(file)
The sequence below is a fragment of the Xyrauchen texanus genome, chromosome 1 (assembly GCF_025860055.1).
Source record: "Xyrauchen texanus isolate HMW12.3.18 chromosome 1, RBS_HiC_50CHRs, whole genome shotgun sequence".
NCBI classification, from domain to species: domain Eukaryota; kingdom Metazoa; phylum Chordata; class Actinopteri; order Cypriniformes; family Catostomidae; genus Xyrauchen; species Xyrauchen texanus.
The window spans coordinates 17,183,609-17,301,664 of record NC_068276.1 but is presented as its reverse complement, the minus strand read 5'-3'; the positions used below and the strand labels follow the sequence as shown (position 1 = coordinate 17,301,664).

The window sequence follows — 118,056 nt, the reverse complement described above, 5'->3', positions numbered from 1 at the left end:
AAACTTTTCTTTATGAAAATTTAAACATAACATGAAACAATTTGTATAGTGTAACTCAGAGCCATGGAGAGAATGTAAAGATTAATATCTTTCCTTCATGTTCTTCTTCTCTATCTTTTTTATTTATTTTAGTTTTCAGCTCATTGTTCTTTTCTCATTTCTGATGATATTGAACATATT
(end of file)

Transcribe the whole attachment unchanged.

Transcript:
The sequence below is a fragment of the Xyrauchen texanus genome, chromosome 1 (assembly GCF_025860055.1).
Source record: "Xyrauchen texanus isolate HMW12.3.18 chromosome 1, RBS_HiC_50CHRs, whole genome shotgun sequence".
NCBI classification, from domain to species: domain Eukaryota; kingdom Metazoa; phylum Chordata; class Actinopteri; order Cypriniformes; family Catostomidae; genus Xyrauchen; species Xyrauchen texanus.
The window spans coordinates 17,183,609-17,301,664 of record NC_068276.1 but is presented as its reverse complement, the minus strand read 5'-3'; the positions used below and the strand labels follow the sequence as shown (position 1 = coordinate 17,301,664).

The window sequence follows — 118,056 nt, the reverse complement described above, 5'->3', positions numbered from 1 at the left end:
AAACTTTTCTTTATGAAAATTTAAACATAACATGAAACAATTTGTATAGTGTAACTCAGAGCCATGGAGAGAATGTAAAGATTAATATCTTTCCTTCATGTTCTTCTTCTCTATCTTTTTTATTTATTTTAGTTTTCAGCTCATTGTTCTTTTCTCATTTCTGATGATATTGAACATATT